Juno's July fly-by gave NASA a close-up of the Great Red Spot

Heat-driven storm is hundreds of kilometres deep

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video It's at least 150 years old, one-and-a-half Earths wide, reaches 300 km (around 200 miles) into Jupiter's atmosphere – and now, thanks to data from the Juno probe, NASA's offering the chance to take a virtual dive into the famous Great Red Spot.

When it made its first pass over the vast super-storm in July 2017, one of the instruments Juno brought into play was its Microwave Radiometer (MWR), which can look deep below Jupiter's cloudy atmosphere.

That and JunoCam imagery gave NASA/Caltech Jet Propulsion Laboratory boffins the data they needed to create the animation below.

Youtube Video

The animation shows the huge temperature gradients in the spot (below 100 K at the edge of the atmosphere, rising to more than 500 K near the bottom of the Great Red Spot), a huge source of energy contributing to the storm.

Layers in Jupiter's Great Red Spot

Great Red Spot layers probed by the microwave instrument. Image: NASA/JPL-Caltech/SwRI

Caltech planetary science professor and Juno co-investigator Andy Ingersoll explained: “Juno found that the Great Red Spot's roots go 50 to 100 times deeper than Earth's oceans and are warmer at the base than they are at the top … Winds are associated with differences in temperature, and the warmth of the spot's base explains the ferocious winds we see at the top of the atmosphere.”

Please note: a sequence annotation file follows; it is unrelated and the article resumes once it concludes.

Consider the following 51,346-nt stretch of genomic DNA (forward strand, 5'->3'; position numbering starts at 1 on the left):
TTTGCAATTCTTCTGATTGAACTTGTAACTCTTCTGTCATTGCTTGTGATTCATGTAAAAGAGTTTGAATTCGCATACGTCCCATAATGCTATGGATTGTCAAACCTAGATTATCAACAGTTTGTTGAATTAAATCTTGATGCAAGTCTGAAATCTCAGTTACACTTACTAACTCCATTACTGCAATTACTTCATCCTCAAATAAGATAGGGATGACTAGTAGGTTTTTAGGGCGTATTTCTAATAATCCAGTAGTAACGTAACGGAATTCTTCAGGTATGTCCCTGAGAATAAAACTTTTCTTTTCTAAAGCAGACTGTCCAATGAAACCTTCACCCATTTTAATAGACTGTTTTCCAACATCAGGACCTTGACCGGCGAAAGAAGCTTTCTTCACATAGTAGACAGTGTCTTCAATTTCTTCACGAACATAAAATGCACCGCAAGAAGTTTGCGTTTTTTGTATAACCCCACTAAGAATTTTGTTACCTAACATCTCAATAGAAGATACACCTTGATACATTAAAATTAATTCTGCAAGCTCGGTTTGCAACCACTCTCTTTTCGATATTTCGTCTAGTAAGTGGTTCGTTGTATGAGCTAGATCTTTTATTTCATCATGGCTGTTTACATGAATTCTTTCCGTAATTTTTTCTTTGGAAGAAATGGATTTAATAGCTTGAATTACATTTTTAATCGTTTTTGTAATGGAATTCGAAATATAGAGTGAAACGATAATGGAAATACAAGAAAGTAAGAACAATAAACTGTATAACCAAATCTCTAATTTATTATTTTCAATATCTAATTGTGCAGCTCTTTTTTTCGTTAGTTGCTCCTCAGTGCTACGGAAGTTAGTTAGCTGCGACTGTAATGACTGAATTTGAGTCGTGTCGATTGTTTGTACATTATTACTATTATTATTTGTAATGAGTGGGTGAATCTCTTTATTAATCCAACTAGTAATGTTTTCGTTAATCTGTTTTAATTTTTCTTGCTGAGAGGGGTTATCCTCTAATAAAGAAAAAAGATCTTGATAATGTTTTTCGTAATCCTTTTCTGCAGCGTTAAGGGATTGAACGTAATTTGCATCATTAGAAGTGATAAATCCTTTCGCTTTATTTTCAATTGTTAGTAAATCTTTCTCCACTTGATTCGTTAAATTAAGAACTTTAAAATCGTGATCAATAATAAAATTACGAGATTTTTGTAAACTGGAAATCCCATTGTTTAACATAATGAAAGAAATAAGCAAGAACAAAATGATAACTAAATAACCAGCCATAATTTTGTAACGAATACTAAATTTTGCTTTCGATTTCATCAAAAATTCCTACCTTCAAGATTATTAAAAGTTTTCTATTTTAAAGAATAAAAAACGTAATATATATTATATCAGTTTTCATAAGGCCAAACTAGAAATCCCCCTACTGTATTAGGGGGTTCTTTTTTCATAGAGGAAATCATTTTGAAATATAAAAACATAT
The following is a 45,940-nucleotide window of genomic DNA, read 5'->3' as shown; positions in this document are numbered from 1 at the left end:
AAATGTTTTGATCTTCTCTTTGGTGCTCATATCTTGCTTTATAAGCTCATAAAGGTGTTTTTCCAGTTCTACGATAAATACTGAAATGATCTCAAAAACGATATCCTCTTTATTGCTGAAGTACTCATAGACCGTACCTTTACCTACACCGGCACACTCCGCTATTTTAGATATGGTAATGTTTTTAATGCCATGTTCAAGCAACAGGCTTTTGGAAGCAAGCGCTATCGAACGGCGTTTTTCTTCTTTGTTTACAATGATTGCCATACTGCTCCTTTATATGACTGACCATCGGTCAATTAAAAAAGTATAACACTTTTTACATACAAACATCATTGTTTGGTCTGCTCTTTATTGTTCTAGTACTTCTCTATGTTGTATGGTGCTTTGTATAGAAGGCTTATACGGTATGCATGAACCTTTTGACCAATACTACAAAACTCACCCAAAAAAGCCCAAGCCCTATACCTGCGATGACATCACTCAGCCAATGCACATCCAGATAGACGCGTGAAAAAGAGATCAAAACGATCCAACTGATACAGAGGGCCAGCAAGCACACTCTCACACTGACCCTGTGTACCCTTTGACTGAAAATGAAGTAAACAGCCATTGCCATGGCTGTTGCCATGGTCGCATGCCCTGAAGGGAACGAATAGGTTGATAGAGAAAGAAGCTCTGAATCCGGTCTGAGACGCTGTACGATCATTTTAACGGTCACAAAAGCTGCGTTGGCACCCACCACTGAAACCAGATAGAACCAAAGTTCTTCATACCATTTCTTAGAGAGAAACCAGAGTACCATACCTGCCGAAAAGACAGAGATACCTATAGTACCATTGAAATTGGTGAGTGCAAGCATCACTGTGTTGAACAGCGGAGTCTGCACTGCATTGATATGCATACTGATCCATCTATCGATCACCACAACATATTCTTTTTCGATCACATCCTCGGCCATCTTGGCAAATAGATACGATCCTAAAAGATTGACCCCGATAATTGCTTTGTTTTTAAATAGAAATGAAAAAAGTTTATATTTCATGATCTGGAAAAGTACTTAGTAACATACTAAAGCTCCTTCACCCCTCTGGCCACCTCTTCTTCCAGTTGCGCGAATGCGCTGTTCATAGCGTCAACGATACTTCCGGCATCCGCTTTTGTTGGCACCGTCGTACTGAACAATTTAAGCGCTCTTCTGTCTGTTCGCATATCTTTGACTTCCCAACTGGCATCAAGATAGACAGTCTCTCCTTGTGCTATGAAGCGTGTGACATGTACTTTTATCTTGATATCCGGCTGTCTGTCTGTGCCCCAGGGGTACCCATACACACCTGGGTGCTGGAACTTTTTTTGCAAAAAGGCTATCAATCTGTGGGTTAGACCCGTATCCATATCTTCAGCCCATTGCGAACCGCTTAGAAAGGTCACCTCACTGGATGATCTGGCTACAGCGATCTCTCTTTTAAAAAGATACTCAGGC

JPL also said Juno identified a previously-unknown radiation belt near Jupiter's equator and close to the atmosphere, containing “energetic hydrogen, oxygen and sulfur ions moving at almost light speed”.

Jupiter's unexpected radiation zone

Juno unexpectedly dipped into a previously unknown radiation belt. Image: NASA/JPL-Caltech/SwRI/JHUAPL

Using Juno's JEDI (Jupiter Energetic Particle Detector Instrument), the probe found the radiation belt because “we literally flew through it”, according to Heidi Becker, who heads up the mission's radiation monitoring at JPL.

The boffins reckon the radiation comes from fast-moving uncharged atoms, created in the gas around the moons Io and Europa, becoming ions “as their electrons are stripped away by interaction with the upper atmosphere of Jupiter”.

Yet to be explained are hints that there's a high-energy ion population in Jupiter's “relativistic electron radiation belt”, detected as high noise signatures in images from the probe's Stellar Reference Unit (SRU-1). ®


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